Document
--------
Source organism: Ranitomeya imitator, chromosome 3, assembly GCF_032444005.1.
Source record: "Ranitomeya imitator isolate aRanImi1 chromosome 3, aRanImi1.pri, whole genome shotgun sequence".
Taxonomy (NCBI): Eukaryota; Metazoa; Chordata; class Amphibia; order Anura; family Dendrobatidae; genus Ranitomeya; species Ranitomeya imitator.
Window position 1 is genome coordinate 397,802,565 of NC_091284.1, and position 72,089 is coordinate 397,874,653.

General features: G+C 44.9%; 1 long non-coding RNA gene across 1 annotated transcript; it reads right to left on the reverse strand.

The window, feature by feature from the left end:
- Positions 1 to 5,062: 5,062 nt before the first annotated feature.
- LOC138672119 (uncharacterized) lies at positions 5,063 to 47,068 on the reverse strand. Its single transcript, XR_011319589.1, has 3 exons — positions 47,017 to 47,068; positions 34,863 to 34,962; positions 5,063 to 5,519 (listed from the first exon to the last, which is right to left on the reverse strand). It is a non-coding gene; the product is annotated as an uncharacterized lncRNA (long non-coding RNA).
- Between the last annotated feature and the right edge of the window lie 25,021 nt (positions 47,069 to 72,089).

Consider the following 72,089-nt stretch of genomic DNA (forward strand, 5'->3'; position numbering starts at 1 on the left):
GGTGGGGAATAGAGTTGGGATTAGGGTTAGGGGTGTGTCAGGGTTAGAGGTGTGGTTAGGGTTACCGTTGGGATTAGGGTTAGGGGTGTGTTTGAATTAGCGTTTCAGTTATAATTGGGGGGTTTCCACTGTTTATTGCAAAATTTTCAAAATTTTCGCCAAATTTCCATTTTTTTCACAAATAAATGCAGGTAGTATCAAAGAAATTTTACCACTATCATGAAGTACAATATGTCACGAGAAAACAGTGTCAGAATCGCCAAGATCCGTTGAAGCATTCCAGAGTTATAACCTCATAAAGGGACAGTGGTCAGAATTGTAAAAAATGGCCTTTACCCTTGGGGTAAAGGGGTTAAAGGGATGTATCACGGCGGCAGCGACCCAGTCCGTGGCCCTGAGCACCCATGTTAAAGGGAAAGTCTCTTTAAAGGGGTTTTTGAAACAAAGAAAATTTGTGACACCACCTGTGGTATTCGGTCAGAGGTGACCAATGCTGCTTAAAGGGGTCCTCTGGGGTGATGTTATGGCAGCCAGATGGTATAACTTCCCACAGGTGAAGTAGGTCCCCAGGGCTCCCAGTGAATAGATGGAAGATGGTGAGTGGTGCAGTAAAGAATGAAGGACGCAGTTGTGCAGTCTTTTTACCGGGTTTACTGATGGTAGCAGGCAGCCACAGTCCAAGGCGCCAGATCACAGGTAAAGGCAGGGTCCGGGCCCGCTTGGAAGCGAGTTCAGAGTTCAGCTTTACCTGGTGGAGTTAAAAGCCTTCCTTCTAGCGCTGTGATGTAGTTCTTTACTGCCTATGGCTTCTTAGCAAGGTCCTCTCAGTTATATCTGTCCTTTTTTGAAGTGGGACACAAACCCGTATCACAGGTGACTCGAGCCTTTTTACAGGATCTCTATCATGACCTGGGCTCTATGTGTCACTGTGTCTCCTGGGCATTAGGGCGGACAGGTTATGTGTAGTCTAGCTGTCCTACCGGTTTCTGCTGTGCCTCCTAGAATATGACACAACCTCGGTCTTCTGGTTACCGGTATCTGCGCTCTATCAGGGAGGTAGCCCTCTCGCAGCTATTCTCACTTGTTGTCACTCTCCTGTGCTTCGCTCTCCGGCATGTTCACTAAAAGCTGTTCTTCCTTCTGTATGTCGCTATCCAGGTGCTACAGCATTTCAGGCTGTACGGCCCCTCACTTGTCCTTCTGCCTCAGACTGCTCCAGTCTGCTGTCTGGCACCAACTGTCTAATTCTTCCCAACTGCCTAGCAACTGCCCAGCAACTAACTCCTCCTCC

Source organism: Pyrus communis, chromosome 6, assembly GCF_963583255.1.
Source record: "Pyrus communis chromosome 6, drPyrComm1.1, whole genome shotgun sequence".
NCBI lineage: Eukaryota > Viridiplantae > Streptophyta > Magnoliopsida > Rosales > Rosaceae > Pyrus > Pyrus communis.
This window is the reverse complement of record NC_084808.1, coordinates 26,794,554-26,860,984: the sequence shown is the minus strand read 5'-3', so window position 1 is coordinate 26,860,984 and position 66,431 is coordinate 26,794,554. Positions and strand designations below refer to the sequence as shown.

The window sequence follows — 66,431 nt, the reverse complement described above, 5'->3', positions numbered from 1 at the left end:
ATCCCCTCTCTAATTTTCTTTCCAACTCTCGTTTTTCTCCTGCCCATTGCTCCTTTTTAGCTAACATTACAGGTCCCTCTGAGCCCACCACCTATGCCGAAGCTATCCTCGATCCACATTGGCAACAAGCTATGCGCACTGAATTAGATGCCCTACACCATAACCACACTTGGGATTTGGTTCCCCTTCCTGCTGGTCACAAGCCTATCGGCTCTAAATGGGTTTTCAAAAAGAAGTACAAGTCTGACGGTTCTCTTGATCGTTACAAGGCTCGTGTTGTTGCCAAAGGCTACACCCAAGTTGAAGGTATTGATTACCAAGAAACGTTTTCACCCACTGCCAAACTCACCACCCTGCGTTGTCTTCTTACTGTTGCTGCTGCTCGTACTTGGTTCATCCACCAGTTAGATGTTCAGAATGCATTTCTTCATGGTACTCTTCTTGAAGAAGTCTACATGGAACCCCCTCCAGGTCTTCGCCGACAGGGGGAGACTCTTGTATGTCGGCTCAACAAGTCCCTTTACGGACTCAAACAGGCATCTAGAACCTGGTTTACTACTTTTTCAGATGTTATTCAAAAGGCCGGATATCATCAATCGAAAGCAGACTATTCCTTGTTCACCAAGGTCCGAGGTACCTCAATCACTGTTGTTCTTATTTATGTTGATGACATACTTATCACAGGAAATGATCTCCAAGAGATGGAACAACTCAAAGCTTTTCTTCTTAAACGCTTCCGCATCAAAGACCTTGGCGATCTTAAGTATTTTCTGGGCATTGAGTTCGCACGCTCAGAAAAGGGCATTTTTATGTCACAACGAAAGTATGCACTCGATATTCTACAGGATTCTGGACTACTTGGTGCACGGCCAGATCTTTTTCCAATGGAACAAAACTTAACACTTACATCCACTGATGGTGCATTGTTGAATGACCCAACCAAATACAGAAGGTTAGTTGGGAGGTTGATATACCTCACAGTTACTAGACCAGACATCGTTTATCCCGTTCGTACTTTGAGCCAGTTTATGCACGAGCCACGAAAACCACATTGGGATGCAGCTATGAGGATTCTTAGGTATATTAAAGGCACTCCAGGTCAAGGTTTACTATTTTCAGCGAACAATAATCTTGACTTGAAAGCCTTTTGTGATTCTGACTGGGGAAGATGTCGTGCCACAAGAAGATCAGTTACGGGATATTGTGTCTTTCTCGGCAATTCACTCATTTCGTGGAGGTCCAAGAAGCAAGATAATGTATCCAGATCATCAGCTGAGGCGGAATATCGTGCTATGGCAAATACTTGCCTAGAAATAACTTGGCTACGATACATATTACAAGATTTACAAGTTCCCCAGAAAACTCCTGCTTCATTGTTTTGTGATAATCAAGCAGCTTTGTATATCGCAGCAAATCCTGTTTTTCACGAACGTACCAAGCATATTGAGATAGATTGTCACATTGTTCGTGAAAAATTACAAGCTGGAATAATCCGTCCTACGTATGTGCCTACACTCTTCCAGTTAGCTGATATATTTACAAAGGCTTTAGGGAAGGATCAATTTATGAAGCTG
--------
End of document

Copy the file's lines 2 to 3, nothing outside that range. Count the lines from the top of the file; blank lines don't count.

Source record: "Ranitomeya imitator isolate aRanImi1 chromosome 3, aRanImi1.pri, whole genome shotgun sequence".
Taxonomy (NCBI): Eukaryota; Metazoa; Chordata; class Amphibia; order Anura; family Dendrobatidae; genus Ranitomeya; species Ranitomeya imitator.